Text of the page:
Rita, Sue and Bob Too is a prickly, thought-provoking and sometimes hilarious little period piece, but there is one huge elephant in the theatre. No one, surely, can watch a piece about underage schoolgirls being groomed for sex in Bradford and not think of more recent scandals. Perhaps the most sickening thing is how innocent Rita and Sue’s experiences seem compared to those of young girls in Bradford and Keighley over the past few years: girls as young as 12, drugged into a stupor, raped by five men or more at once, abortions at 13 and many worse details. Such things leave deep scars and lifelong trauma.

Andrea Dunbar drank herself to death in 1990, at the age of 29.

Tosh then. Dunbar’s play is better than some moralising guff. Much better. Dunbar (22 May 1961 – 20 December 1990) died from a brain haemorrhage.

Spotter: Mic Wright. For further reading on Dunbar, this is a better start.

 

Posted: 16th, January 2018 | In: Books, Broadsheets | Comment


Public Health England wants a return to rationing

This photo shows customers lining up for sugar at an unknown location during rationing in 1943.

 

England is making moves to control your insides. The Indy has news for people who like food and freedom. The Government wants to monitor your shopping bags:

Public Health England (PHE) is demanding a “calorie-cap” on supermarket ready meals and fast food dishes.

Can that be enforced? Public Health England says it works so that “the healthier choice becomes the default choice”. PHE wants to order chefs to change ingredients, reduce sugar, fat and salt from dinners; or bring back rationing, albeit only for the well-fed and ‘too fat’. We’ve never had it so good, so let’s have less of it.

The suggested ruling, which may come into effect in March, would limit breakfasts to 400 calories and lunches and dinners to 600 each.

May or may not. The paper fails to say under what powers PHE can make such a ruling.

Alison Tedstone, chief nutritionist at PHE, tells The Times. “This is all about things like pizzas and readymade sandwiches. We will need to set out guidelines and, I suspect, a series of calorie caps.”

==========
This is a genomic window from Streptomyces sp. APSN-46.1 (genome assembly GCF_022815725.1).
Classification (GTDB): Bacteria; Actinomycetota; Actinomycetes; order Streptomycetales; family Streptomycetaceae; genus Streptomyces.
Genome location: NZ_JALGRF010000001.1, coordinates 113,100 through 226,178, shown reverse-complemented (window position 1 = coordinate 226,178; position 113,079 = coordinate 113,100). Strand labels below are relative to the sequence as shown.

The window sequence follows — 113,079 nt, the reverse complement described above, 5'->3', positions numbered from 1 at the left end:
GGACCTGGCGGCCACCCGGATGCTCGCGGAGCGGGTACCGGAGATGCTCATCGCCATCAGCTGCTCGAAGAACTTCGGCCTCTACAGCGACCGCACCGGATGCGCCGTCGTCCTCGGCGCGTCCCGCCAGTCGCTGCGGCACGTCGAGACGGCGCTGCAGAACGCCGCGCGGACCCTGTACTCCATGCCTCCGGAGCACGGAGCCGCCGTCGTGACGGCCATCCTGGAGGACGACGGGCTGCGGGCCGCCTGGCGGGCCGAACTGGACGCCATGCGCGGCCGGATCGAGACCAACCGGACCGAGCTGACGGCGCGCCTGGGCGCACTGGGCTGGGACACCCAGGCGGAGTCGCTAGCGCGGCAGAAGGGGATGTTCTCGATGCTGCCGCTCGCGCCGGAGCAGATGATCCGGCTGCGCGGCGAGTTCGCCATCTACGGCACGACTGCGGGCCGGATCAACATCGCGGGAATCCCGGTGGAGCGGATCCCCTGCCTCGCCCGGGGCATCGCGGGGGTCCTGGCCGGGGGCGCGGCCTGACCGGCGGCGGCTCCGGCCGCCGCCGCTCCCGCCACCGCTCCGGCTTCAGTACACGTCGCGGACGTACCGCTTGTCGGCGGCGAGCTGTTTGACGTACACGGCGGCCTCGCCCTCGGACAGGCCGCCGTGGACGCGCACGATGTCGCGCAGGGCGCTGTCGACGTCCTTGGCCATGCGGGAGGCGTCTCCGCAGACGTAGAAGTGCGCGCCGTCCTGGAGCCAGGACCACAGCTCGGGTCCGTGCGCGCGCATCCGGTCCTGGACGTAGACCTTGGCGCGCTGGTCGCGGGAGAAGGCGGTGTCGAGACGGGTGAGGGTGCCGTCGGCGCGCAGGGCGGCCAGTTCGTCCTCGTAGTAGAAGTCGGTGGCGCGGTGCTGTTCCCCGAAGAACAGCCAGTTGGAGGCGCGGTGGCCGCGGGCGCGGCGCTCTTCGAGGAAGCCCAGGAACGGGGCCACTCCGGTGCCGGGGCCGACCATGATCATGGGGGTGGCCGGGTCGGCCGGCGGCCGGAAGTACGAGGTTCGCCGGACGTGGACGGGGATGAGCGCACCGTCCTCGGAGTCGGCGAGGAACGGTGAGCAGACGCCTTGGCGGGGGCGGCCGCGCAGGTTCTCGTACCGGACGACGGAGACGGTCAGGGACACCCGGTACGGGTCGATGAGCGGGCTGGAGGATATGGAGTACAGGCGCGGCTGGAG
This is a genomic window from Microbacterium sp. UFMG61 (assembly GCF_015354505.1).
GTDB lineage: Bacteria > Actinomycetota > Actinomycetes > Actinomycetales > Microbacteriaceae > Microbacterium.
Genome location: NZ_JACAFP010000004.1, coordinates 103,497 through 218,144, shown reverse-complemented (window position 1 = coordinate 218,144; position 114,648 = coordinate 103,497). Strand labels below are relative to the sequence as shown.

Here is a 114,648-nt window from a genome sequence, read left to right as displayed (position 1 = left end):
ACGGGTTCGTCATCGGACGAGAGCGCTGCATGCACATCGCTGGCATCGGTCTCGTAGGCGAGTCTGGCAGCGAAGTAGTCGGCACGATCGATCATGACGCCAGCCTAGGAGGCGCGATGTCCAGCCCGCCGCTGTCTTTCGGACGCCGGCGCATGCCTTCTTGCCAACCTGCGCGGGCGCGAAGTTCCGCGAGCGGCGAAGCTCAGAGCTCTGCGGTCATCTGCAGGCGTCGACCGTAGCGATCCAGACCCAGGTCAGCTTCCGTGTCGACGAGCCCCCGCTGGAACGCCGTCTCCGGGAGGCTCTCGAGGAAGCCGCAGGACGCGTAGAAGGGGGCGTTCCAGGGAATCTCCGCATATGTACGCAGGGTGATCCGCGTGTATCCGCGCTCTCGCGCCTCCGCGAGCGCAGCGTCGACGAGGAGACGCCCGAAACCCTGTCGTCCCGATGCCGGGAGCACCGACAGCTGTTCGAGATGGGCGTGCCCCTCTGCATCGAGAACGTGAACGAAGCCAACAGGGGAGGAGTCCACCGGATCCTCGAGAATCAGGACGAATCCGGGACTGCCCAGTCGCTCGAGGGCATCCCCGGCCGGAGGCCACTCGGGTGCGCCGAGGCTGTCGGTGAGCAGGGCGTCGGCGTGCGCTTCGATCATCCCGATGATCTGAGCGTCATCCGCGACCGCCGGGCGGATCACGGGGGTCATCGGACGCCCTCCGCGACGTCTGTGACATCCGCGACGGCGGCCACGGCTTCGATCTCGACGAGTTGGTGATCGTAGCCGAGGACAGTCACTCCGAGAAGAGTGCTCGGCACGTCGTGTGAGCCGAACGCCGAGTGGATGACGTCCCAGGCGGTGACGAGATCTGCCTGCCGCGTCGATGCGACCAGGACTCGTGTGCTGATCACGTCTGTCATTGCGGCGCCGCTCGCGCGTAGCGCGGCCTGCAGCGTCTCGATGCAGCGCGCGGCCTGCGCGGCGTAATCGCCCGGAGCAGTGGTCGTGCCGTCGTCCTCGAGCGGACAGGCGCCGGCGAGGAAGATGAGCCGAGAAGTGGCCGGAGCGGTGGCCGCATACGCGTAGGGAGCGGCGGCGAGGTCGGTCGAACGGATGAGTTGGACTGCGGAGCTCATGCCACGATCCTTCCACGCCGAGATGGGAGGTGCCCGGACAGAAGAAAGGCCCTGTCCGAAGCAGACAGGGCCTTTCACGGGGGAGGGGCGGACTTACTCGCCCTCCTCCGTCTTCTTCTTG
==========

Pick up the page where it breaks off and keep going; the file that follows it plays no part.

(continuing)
So the Indy was wrong. There will be no rules. The Indy doesn’t bother to check its story, preferring to hype the news it read in another paper. Compare and contrast the Indy’s and the Times’s opening lines:

The traditional January detox when Britons stop drinking and start dieting could last all year under new government health guidelines. – Times

The ubiquity of new year diets and detoxes could extend beyond January and last all year – Indy

It’s worth looking at what PHE does. This from the ‘About’ section on its website:

Responsibilities
We are responsible for:

making the public healthier and reducing differences between the health of different groups by promoting healthier lifestyles, advising government and supporting action by local government, the NHS and the public

We are an executive agency of the Department of Health, and a distinct organisation with operational autonomy to advise and support government, local authorities and the NHS in a professionally independent manner.

PHE can’t make rules. Buy it can try to justify it existence with a spot of PR that, as ever, tells us how to behave.

Posted: 15th, January 2018 | In: Broadsheets, News | Comment


Wenger watch: Arsenal manger swore at Chelsea player and never flinched

How did Arsene Wenger find life sat in the Chelsea press box for Arsenal’s League Cup match semi-final tie? Well, last time we discovered that he has a huge garden:

A year ago, when he was also serving a touchline ban, Wenger crept to his seat beside the corporate area in the East Stand at Stamford Bridge and was welcomed with a handshake by an Arsenal supporter.

“I said, ‘Good afternoon’ and he replied, ‘I’m your gardener at your house’,” Wenger said. “I didn’t even know him. I do have a big garden.”

And this time, what did we learn?

Here’s Jeremy Wilson in the Daily Telegraph: